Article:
Alone Together: Good FridayPosted Wed, 03/31/2021 - 11:18 by Katharine
Forsakenness and Hope, a response
In the next blog of the series for Good Friday the Revd Bruce Thompson, Chair of Lincolnshire Methodist District, reflects on Psalm 22 and the history of Christian antisemitism
When those who compiled the Gospel accounts sought to make sense of the death of Jesus, they drew heavily on the psalms and prophets. One Psalm, 22, would provide a key question that has both consoled and confused many ever since. “My God, my God, why have you forsaken me?” Consoled, because if Jesus experienced divine abandonment then we, as Christians, are in good company when we too feel as if a gulf has opened up between the Creator and us. Confused, because how could the Father abandon the Son? If that were so, what hope is there? The dilemma is real.
There is an awful irony of Christians recalling such abandonment when over the centuries many of them would pour out of their cathedrals and churches on such a day to attack the homes and businesses of Jews. In a warped perspective of the events leading up to the Cross and the question that was posed, the ones who falsely blamed others would bring about a tragic sense of forsakenness on the part of an innocent community. The following verse in Psalm 22 “O my God, I cry by day, but you do not answer; and by night, but find no rest” appears to find full expression in Irène Némirovsky’s account of a pogrom in her novel The Dogs and the Wolves.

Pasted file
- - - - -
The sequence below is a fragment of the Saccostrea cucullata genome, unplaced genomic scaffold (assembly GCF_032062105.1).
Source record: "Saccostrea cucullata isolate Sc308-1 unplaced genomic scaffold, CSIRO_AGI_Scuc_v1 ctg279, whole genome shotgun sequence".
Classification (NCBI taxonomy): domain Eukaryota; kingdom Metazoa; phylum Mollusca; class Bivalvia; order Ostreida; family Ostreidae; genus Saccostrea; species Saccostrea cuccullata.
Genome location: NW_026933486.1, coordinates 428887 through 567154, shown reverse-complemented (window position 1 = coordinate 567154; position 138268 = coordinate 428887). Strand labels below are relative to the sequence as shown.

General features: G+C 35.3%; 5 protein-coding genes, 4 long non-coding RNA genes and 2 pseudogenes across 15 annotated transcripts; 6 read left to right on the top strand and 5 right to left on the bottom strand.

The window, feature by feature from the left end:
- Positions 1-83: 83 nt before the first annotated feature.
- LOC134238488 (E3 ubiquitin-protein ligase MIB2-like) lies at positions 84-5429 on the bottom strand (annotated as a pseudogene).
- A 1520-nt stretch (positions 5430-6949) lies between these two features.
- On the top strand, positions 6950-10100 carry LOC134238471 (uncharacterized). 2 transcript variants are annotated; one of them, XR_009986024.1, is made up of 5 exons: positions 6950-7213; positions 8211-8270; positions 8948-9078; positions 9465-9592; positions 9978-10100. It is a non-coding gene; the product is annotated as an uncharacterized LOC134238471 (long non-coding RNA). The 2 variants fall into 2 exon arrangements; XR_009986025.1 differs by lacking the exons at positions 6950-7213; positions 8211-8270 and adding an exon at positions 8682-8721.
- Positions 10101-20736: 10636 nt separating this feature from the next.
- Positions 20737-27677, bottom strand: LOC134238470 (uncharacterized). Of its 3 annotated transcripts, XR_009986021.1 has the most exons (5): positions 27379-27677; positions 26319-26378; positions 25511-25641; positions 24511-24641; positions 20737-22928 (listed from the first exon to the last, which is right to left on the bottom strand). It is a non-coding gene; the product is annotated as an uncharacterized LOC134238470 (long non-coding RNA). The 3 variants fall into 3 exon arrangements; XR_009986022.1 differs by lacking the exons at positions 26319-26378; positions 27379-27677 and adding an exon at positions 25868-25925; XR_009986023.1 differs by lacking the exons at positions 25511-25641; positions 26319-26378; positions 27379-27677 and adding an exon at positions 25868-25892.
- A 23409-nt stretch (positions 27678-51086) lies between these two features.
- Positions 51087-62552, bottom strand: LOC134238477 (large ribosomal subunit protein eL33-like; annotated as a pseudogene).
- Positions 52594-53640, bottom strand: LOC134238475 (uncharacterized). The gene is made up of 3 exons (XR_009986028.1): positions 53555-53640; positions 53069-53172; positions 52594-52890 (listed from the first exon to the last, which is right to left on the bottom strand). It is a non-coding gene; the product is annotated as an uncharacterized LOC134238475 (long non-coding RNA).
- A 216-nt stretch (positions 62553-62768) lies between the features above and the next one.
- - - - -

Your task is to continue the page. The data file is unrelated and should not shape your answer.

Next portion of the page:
As soon as dusk fell, they had nothing else to do, for they were forbidden to light the lamps. No one in the lower town dared breathe, crouched behind closed windows and shutters, in narrow rooms that were dark and hot…..then the crowds roared like wild animals. They seemed to hurl themselves like rams against the walls, hitting them, backing off, furiously battering them again to knock them down, striking them again and again, in vain.[i]
It is clear that the misuse and abuse of scripture and the failure to correct false teaching have led to catastrophe in the past. Even today unchecked prejudice fuels deep hostility and hurt. Any hurdles we erect between us extend the divisions of the centuries. All alone we shall feel and continue to feel if we are not prepared to enter into honest and open dialogue with one another.
The psalm, whilst recalling what it is to sense abandonment, also gives cause for hope: there will come a time for us to all gather in a great assembly, all of us, from the far ends of the earth; the poor shall eat and those who seek will find.
A pithy proverb captures the significance of encounter:
I sought my soul and my soul I could not see.
I sought my God and God eluded me.
I sought my neighbour and found all three.
The Psalmist, Jesus on the Cross, countless millions of Jews who have faced the contempt of the Church, and many of us over the past year, have experienced something that is beyond loneliness, it has been akin to forsakenness. Nevertheless, we have hope in what may yet be. Drawing on the thoughts of Martin Luther King on the night before his assassination, we may not all get to see the outcome but others will, or as the Psalmist has it:
To him, indeed, shall all who sleep in the earth bow down;
before him shall bow all who go down to the dust,
and I shall live for him.
Posterity will serve him;
future generations will be told about the Lord,
and proclaim his deliverance to a people yet unborn,
saying that he has done it.
This is why, even in a time of perceived abandonment, I retain hope. Even death, shall not have the last word on those whose legacy of righteousness is rich.
 Némirovsky, Irène, The Dogs and the Wolves, Chatto & Windus, 2009